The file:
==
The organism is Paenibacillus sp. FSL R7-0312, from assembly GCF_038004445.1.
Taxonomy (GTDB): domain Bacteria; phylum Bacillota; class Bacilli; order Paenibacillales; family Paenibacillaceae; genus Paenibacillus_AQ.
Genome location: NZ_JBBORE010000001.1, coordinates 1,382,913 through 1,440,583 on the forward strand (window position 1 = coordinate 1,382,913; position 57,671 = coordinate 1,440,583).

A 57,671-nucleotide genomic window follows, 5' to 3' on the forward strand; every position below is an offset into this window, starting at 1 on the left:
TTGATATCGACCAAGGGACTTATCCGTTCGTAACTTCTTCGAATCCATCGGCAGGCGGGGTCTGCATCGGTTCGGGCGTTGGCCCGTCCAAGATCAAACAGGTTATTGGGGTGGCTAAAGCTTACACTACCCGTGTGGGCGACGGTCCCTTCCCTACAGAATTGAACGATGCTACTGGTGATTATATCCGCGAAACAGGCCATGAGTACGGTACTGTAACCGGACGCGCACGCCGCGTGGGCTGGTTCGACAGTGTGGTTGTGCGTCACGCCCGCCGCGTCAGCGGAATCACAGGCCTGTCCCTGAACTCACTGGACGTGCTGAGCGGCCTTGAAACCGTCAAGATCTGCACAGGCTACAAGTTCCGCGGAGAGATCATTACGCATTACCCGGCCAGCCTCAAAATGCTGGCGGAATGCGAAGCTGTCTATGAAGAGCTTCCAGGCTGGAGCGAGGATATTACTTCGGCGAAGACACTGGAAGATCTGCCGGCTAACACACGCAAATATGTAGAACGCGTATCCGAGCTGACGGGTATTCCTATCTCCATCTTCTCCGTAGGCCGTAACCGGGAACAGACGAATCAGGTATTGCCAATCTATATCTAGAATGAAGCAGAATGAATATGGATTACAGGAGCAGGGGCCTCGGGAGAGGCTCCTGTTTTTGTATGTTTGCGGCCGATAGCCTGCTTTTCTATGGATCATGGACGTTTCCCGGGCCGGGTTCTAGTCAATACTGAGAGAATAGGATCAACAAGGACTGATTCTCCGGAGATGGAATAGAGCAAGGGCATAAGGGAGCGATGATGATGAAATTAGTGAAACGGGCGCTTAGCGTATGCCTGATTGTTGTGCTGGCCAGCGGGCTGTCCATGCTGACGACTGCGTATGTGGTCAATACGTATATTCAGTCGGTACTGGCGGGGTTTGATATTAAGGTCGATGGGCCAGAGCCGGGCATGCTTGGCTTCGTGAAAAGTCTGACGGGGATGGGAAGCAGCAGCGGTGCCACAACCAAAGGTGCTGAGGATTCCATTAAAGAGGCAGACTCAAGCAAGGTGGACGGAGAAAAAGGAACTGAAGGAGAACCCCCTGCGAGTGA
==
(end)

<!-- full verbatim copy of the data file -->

The organism is Paenibacillus sp. FSL R7-0312, from assembly GCF_038004445.1.
Taxonomy (GTDB): domain Bacteria; phylum Bacillota; class Bacilli; order Paenibacillales; family Paenibacillaceae; genus Paenibacillus_AQ.
Genome location: NZ_JBBORE010000001.1, coordinates 1,382,913 through 1,440,583 on the forward strand (window position 1 = coordinate 1,382,913; position 57,671 = coordinate 1,440,583).

A 57,671-nucleotide genomic window follows, 5' to 3' on the forward strand; every position below is an offset into this window, starting at 1 on the left:
TTGATATCGACCAAGGGACTTATCCGTTCGTAACTTCTTCGAATCCATCGGCAGGCGGGGTCTGCATCGGTTCGGGCGTTGGCCCGTCCAAGATCAAACAGGTTATTGGGGTGGCTAAAGCTTACACTACCCGTGTGGGCGACGGTCCCTTCCCTACAGAATTGAACGATGCTACTGGTGATTATATCCGCGAAACAGGCCATGAGTACGGTACTGTAACCGGACGCGCACGCCGCGTGGGCTGGTTCGACAGTGTGGTTGTGCGTCACGCCCGCCGCGTCAGCGGAATCACAGGCCTGTCCCTGAACTCACTGGACGTGCTGAGCGGCCTTGAAACCGTCAAGATCTGCACAGGCTACAAGTTCCGCGGAGAGATCATTACGCATTACCCGGCCAGCCTCAAAATGCTGGCGGAATGCGAAGCTGTCTATGAAGAGCTTCCAGGCTGGAGCGAGGATATTACTTCGGCGAAGACACTGGAAGATCTGCCGGCTAACACACGCAAATATGTAGAACGCGTATCCGAGCTGACGGGTATTCCTATCTCCATCTTCTCCGTAGGCCGTAACCGGGAACAGACGAATCAGGTATTGCCAATCTATATCTAGAATGAAGCAGAATGAATATGGATTACAGGAGCAGGGGCCTCGGGAGAGGCTCCTGTTTTTGTATGTTTGCGGCCGATAGCCTGCTTTTCTATGGATCATGGACGTTTCCCGGGCCGGGTTCTAGTCAATACTGAGAGAATAGGATCAACAAGGACTGATTCTCCGGAGATGGAATAGAGCAAGGGCATAAGGGAGCGATGATGATGAAATTAGTGAAACGGGCGCTTAGCGTATGCCTGATTGTTGTGCTGGCCAGCGGGCTGTCCATGCTGACGACTGCGTATGTGGTCAATACGTATATTCAGTCGGTACTGGCGGGGTTTGATATTAAGGTCGATGGGCCAGAGCCGGGCATGCTTGGCTTCGTGAAAAGTCTGACGGGGATGGGAAGCAGCAGCGGTGCCACAACCAAAGGTGCTGAGGATTCCATTAAAGAGGCAGACTCAAGCAAGGTGGACGGAGAAAAAGGAACTGAAGGAGAACCCCCTGCGAGTGA